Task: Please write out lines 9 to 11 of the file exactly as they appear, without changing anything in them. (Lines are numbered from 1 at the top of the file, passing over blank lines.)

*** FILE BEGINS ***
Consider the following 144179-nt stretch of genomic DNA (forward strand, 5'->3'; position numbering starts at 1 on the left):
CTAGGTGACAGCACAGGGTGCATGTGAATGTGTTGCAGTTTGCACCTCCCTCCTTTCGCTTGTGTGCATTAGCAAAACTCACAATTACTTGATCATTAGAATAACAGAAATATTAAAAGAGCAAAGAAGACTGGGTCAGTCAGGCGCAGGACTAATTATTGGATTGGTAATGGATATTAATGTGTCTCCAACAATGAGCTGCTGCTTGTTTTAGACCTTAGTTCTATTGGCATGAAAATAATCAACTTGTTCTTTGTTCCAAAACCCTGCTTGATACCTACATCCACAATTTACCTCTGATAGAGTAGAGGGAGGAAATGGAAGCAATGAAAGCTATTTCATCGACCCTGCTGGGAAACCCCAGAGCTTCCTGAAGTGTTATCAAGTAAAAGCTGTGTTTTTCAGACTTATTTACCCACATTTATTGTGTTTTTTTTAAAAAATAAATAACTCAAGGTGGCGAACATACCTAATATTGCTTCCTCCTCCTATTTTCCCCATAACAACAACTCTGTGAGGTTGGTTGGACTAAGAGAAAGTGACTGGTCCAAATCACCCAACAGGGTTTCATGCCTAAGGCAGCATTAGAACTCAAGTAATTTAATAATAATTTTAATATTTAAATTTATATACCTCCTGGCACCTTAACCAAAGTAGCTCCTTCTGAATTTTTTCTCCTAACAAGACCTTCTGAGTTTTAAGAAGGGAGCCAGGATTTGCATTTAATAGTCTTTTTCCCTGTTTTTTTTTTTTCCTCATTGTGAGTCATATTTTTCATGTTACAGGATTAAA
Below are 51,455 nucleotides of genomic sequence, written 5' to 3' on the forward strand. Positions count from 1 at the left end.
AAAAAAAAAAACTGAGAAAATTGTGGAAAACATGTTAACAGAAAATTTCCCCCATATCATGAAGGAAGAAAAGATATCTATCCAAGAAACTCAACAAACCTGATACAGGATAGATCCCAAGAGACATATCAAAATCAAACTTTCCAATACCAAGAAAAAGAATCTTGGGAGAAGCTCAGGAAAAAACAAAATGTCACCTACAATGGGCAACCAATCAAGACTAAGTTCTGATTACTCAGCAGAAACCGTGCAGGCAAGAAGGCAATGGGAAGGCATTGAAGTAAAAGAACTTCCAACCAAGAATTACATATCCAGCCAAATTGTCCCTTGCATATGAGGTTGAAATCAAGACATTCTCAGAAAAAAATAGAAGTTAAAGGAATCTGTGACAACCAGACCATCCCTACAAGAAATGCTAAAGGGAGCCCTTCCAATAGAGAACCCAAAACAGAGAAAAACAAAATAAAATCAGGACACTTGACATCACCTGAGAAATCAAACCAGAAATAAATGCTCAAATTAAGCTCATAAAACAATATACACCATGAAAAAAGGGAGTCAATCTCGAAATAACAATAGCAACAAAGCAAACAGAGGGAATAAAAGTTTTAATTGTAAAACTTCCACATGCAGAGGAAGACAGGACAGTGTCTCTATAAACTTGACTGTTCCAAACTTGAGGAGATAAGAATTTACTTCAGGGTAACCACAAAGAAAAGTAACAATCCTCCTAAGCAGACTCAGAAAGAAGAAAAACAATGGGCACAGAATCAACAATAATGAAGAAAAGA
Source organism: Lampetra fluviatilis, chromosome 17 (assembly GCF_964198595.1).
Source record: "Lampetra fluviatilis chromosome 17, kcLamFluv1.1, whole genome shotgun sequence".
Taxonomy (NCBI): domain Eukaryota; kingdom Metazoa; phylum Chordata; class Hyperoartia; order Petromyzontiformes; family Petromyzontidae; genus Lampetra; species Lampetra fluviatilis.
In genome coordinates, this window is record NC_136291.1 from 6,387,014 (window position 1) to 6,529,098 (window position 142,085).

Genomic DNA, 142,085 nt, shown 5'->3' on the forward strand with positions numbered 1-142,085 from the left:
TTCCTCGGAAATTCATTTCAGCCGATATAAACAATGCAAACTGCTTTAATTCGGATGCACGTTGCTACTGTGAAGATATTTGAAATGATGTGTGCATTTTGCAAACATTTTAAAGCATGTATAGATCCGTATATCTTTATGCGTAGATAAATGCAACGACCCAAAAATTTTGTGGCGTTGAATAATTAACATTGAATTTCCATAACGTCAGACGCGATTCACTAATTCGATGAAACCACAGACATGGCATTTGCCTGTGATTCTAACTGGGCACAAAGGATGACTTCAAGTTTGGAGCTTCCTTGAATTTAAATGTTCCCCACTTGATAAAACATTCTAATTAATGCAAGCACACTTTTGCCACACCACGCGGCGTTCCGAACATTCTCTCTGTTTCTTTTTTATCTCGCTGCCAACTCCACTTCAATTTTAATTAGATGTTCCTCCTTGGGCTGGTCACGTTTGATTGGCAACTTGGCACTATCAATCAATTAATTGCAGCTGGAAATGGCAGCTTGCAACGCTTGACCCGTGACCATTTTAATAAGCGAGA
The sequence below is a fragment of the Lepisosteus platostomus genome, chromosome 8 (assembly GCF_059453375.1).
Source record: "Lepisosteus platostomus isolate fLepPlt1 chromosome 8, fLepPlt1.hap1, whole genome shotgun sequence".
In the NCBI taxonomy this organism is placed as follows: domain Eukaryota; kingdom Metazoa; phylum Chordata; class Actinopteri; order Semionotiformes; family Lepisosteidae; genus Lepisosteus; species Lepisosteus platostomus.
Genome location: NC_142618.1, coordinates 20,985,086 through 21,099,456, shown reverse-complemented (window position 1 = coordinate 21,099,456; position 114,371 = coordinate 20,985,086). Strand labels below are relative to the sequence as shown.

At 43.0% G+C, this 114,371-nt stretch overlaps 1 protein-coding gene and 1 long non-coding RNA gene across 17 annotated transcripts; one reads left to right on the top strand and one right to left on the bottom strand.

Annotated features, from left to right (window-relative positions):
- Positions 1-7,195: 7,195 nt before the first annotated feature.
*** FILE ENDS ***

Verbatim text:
Genomic DNA, 142,085 nt, shown 5'->3' on the forward strand with positions numbered 1-142,085 from the left:
TTCCTCGGAAATTCATTTCAGCCGATATAAACAATGCAAACTGCTTTAATTCGGATGCACGTTGCTACTGTGAAGATATTTGAAATGATGTGTGCATTTTGCAAACATTTTAAAGCATGTATAGATCCGTATATCTTTATGCGTAGATAAATGCAACGACCCAAAAATTTTGTGGCGTTGAATAATTAACATTGAATTTCCATAACGTCAGACGCGATTCACTAATTCGATGAAACCACAGACATGGCATTTGCCTGTGATTCTAACTGGGCACAAAGGATGACTTCAAGTTTGGAGCTTCCTTGAATTTAAATGTTCCCCACTTGATAAAACATTCTAATTAATGCAAGCACACTTTTGCCACACCACGCGGCGTTCCGAACATTCTCTCTGTTTCTTTTTTATCTCGCTGCCAACTCCACTTCAATTTTAATTAGATGTTCCTCCTTGGGCTGGTCACGTTTGATTGGCAACTTGGCACTATCAATCAATTAATTGCAGCTGGAAATGGCAGCTTGCAACGCTTGACCCGTGACCATTTTAATAAGCGAGA
The sequence below is a fragment of the Lepisosteus platostomus genome, chromosome 8 (assembly GCF_059453375.1).